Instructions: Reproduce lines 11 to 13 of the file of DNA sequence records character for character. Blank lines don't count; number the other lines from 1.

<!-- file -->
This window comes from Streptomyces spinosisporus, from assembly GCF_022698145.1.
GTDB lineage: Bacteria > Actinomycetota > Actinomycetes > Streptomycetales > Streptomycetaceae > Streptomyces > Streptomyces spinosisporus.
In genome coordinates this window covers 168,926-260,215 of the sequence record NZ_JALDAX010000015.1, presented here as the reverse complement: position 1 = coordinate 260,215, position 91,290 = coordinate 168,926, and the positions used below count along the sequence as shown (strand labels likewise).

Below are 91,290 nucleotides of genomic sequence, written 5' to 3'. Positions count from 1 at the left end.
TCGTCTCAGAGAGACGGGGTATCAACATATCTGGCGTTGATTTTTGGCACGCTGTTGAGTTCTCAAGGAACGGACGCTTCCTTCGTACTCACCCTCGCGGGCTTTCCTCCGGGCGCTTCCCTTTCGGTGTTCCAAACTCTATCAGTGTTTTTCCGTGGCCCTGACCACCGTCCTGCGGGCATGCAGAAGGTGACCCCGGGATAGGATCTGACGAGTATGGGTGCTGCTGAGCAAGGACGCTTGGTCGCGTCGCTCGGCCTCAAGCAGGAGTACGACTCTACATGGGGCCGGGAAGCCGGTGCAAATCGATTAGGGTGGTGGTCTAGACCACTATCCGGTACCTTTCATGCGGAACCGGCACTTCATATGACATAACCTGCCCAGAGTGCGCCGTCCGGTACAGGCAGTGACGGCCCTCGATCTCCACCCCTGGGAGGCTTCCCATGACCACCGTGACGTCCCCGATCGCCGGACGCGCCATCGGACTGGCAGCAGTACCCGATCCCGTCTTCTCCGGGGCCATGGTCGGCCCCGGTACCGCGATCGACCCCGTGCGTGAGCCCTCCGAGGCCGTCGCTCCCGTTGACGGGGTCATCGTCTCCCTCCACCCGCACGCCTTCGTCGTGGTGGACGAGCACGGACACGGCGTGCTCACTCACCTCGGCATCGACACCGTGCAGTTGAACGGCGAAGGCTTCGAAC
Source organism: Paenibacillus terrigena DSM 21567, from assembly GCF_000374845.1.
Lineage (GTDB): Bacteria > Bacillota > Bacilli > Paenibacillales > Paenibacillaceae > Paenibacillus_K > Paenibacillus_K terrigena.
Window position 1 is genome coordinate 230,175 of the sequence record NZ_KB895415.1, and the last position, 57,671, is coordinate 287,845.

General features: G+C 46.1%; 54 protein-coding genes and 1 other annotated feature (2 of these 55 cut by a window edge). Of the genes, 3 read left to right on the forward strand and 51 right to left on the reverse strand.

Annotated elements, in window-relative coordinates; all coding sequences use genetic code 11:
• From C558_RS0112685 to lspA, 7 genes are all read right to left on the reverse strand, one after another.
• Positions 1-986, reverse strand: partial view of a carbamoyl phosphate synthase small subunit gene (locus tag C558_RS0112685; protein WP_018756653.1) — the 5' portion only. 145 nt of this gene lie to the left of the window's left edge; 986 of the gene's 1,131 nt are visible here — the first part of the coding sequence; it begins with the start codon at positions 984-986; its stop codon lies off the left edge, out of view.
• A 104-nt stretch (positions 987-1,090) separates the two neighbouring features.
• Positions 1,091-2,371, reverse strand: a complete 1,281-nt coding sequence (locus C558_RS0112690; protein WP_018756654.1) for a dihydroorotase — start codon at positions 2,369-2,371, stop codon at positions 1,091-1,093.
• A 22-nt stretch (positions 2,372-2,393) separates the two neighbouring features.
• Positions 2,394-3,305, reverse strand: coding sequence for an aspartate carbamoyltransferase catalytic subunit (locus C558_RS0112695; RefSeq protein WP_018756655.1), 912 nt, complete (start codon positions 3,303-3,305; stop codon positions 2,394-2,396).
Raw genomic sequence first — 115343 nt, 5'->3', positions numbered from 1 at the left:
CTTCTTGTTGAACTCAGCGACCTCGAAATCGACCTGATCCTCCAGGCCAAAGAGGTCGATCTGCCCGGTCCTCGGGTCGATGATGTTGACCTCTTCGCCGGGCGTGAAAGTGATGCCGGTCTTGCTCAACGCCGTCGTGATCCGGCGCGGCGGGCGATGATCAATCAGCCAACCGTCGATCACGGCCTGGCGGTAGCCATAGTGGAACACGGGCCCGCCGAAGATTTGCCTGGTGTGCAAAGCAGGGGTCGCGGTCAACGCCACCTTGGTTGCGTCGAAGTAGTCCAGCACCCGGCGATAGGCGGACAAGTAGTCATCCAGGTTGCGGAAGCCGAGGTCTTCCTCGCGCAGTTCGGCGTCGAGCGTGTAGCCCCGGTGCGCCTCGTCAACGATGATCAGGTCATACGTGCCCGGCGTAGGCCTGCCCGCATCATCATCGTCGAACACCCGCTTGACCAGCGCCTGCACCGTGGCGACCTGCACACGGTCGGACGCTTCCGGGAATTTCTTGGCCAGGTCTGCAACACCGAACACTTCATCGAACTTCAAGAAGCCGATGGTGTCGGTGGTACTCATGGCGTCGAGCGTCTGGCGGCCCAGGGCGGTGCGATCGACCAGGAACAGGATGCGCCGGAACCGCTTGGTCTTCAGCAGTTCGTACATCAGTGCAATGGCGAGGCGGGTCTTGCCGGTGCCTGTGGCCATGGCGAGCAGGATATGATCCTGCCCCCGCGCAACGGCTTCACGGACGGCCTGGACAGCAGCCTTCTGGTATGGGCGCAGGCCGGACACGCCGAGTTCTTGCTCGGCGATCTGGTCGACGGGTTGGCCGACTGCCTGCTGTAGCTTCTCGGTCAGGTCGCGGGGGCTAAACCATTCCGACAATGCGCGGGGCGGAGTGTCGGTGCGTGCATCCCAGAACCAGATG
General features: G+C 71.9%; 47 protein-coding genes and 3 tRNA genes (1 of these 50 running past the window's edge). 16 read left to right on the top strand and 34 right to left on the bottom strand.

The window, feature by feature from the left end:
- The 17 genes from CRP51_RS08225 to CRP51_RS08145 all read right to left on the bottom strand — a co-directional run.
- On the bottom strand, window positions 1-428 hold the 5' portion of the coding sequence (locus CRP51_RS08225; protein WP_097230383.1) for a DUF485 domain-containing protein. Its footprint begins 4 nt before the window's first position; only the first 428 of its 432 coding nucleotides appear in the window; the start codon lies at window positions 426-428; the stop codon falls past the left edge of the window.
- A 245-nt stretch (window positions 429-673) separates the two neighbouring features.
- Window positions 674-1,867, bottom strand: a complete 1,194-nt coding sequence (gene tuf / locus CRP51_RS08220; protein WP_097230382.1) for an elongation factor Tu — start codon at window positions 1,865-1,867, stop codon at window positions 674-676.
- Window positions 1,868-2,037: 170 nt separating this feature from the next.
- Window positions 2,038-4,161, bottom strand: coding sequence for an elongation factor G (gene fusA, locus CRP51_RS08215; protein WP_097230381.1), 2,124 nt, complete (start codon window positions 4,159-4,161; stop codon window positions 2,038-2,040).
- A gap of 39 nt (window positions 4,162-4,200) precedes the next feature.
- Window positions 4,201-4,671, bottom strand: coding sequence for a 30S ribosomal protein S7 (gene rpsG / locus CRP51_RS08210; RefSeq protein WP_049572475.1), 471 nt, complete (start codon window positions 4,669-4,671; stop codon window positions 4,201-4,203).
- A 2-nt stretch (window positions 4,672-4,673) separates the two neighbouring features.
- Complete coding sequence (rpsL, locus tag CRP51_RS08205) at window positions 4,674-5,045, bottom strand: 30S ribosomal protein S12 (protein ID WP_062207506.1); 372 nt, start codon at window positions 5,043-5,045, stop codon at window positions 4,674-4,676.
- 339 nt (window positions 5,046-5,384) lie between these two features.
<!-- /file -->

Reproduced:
• From C558_RS0112685 to lspA, 7 genes are all read right to left on the reverse strand, one after another.
• Positions 1-986, reverse strand: partial view of a carbamoyl phosphate synthase small subunit gene (locus tag C558_RS0112685; protein WP_018756653.1) — the 5' portion only. 145 nt of this gene lie to the left of the window's left edge; 986 of the gene's 1,131 nt are visible here — the first part of the coding sequence; it begins with the start codon at positions 984-986; its stop codon lies off the left edge, out of view.
• A 104-nt stretch (positions 987-1,090) separates the two neighbouring features.